The CFO Board of Directors and Farm Manager decided to pursue leasing additional farmland, both at the Field Station and at the nearby Lyman Estates. Additional land will increase our capacity to be more financially self-sufficient.
This year, a safety policy was developed for the farm. Our farm staff participated in first aid training, with our Farm Manager and Assistant Farm Manager also getting certified in Child and Adult CPR. Farm staff and some of our regular volunteers received training in the safe use of both mechanized farming equipment and hand tools. Farm staff, interns and volunteers also attended the summer NOFA conference and the bi-weekly CRAFT visits to area farms.
After two years at WFCF, our Farm Manager and Assistant Farm Manager/Associate Director will be moving on to greener pastures next year. We thank them and wish them the very best of luck in the future.
This year, the work of our paid farm staff was supplemented by a crew of ten shareholders and eight work sharers who regularly came to the fields to work and learn about farming. Many other WFCF CSA shareholders and CFO members came to work in the fields once, twice or monthly. Altogether, our members contributed more than 2,000 hours of field labor.
Produce Donations Program
Efforts were made this year to design a produce distribution and delivery program that was tailored to the agencies' needs. Meetings were held with three local hunger relief agencies in the spring to identify program needs and to establish a weekly charity harvest and distribution schedule for each program. These agencies included the Waltham Salvation Army, Waltham Red Cross, and Bristol Lodge Homeless Shelters. Food For Free in Cambridge was the recipient of the large surpluses harvested during the season. This season, 27,464 pounds, a retail value of $46,128. worth of fresh organically produced vegetables were donated to local food pantries, soup kitchens, and shelters, bringing our combined totals to 147, 500 pounds since 1995. CSA volunteers organized themselves into a distribution network to pick-up and deliver to local charities on a weekly basis.
During the summer we continued our fifth year working with Cambridge Adventure Day Camp, a summer program serving at-risk youth in Cambridge. Over the course of six weeks, four groups of children visited Waltham Fields Community Farm. Each group visited three times, so the kids were able to see changes and growth. All of the groups were able to use the childrenís garden and the camp coordinated the groups so that kids who visited the farm in the morning did a cooking activity in the afternoon, often using vegetables from the farm. In addition, we worked with local school groups to provide educational programming on the topic of sustainable agriculture.
Our educational mission also involves reconnecting adults with where and how their food is grown. Much of this educational experience is hands-on, reflecting the way people have always learned about food production. People come to Waltham Fields from a wide array of backgrounds. In August we were again able to host incoming first-year students from Tufts University and Boston University for a service-learning experience. This summer we developed a new relationship with The Carroll Center for the Blind, with weekly visits from a crew that was able to simultaneously work on their mobility and provide us with volunteer labor. While some visitors only experienced a few hours on the farm, many others came to the farm repeatedly throughout the season. Groups include school groups, religious groups, corporate volunteers, and others. Overall, these groups logged more than 4,000 hours of fieldwork with more than 70 visits from more than 35 different groups.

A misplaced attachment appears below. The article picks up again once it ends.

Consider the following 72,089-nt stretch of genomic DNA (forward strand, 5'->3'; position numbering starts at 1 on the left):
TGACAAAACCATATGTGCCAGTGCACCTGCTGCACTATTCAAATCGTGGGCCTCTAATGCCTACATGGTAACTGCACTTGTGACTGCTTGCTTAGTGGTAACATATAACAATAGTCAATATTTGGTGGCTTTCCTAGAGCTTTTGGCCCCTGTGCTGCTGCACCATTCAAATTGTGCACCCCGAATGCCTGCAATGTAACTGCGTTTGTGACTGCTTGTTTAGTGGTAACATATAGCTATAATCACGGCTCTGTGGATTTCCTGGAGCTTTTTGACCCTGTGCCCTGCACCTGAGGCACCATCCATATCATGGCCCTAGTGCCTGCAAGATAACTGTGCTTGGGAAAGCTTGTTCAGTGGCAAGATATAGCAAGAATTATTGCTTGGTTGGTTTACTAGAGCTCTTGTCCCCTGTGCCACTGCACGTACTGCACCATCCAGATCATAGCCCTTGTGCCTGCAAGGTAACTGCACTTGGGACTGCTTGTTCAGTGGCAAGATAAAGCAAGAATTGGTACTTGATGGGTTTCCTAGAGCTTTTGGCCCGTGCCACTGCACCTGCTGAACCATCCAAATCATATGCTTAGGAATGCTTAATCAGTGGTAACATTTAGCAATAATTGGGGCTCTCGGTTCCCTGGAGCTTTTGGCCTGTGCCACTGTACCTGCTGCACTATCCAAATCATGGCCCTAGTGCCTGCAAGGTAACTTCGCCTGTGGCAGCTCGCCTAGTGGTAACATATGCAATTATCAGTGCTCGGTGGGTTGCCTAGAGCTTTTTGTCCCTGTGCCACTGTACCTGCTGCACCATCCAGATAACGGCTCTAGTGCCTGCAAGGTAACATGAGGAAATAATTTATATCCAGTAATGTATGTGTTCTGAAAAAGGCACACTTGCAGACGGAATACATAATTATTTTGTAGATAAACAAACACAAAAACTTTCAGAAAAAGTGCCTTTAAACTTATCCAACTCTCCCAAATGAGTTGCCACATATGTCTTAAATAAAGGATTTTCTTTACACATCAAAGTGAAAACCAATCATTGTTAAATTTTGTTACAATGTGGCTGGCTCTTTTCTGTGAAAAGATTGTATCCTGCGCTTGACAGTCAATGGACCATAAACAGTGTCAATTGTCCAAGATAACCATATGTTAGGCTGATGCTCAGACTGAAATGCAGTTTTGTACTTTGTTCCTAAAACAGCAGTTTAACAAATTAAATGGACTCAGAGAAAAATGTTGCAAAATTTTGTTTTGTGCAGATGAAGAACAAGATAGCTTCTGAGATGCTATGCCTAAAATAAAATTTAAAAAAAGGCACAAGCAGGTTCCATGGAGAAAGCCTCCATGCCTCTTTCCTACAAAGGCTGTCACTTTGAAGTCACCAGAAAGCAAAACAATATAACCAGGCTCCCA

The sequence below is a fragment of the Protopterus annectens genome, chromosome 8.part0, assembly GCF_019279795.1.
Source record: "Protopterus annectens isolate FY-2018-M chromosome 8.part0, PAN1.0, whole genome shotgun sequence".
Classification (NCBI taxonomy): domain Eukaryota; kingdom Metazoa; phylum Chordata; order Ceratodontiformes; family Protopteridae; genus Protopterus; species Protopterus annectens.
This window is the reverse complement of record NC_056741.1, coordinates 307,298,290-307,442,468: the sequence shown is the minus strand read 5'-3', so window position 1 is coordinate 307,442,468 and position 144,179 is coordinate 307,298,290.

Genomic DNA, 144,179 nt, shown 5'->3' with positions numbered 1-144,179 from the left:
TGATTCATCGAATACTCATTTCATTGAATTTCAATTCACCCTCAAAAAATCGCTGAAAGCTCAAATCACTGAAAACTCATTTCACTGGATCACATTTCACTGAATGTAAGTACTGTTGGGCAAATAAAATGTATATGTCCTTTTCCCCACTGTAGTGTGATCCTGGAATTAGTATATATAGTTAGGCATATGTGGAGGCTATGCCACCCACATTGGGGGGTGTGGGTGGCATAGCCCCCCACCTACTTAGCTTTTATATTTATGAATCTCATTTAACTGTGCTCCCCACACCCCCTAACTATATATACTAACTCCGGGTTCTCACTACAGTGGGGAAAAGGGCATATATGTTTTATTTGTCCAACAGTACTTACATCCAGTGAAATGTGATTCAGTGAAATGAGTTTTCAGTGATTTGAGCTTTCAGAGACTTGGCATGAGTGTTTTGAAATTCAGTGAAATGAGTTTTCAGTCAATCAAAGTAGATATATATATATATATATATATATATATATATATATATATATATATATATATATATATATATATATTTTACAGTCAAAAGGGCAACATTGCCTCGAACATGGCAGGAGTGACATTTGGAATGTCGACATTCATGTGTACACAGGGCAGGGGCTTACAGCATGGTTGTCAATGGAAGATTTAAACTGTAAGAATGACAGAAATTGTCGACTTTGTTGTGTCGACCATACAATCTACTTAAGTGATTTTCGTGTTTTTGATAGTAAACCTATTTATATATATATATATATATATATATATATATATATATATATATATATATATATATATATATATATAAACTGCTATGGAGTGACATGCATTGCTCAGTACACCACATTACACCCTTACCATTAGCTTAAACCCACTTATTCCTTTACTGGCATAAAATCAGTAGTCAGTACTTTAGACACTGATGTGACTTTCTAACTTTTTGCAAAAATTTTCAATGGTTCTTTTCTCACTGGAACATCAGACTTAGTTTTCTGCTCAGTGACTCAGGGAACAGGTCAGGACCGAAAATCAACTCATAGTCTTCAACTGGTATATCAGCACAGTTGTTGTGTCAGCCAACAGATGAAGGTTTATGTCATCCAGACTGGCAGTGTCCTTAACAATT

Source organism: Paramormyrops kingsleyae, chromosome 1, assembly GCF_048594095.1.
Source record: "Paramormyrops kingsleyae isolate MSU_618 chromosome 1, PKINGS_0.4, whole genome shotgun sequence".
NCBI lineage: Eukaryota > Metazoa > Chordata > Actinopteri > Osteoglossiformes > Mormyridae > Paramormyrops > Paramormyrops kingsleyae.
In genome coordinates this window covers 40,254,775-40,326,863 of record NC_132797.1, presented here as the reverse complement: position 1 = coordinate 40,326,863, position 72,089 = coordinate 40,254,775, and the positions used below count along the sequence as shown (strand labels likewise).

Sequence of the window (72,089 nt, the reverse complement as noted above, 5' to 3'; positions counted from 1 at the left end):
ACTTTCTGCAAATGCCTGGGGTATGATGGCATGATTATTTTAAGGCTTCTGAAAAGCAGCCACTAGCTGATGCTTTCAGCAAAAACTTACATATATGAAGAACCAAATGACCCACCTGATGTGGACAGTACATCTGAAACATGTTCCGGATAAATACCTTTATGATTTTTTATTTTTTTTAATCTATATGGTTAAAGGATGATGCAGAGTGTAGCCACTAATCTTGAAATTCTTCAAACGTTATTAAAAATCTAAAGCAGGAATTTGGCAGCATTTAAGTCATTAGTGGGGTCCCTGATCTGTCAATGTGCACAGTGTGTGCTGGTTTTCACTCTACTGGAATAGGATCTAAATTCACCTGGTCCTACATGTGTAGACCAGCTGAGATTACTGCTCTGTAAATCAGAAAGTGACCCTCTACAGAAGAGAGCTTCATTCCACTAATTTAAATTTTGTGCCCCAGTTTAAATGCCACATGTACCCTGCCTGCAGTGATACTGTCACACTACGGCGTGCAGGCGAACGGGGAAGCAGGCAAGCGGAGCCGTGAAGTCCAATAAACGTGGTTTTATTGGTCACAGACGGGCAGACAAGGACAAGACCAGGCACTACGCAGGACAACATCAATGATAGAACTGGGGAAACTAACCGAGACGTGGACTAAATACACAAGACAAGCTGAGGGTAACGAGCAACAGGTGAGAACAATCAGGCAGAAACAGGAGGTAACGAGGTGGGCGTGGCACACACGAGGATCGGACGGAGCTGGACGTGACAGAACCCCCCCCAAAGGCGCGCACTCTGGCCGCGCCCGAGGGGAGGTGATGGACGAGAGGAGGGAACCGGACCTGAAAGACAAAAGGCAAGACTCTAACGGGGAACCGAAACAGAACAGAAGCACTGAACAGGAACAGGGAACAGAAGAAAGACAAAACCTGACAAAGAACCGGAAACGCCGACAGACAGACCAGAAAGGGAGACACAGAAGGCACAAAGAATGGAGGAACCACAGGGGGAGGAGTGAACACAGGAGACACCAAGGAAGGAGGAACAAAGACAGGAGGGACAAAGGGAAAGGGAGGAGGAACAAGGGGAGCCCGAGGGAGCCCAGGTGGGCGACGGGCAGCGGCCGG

Farmland Preservation Project: Friends of Cornelia Warren Farm
We faced a concern regarding our tenancy at the Waltham Field Station this year because of budget cuts at the University of Massachusetts. However, the University opted not to close the Field Station for the moment. Heat will not be available in our greenhouse, but we anticipate partnering with other tenants who still have heat to start transplants.
The CFO board of directors officially approved supporting the work of Friends of Cornelia Warren Farm (FCWF) as its primary farmland preservation project. FCWF, an informal association of tenants and users, has organized to work with the UMass in developing a master plan for the future of the Waltham site. An ad hoc steering committee, including three CFO representatives, met with Vice Chancellor John Mullin to discuss the future of the site in February and to present a vision statement that the group had developed. In October, the group met again with Dr. Mullin, to hear an update regarding future site plans in light of the FY04 budget cuts. It was clear from that meeting, that CFO must convene a planning group to develop a proposal for keeping the facility open in the next fiscal year. UMass expressed support for the concept of having the facility be administered by a nonprofit collaborative for a period of from 3-5 years. Over the next several months, CFO will lead the efforts to analyze the complex issues involved in such an arrangement with the goal of developing a resolution that will meet the needs of those who currently use the facility.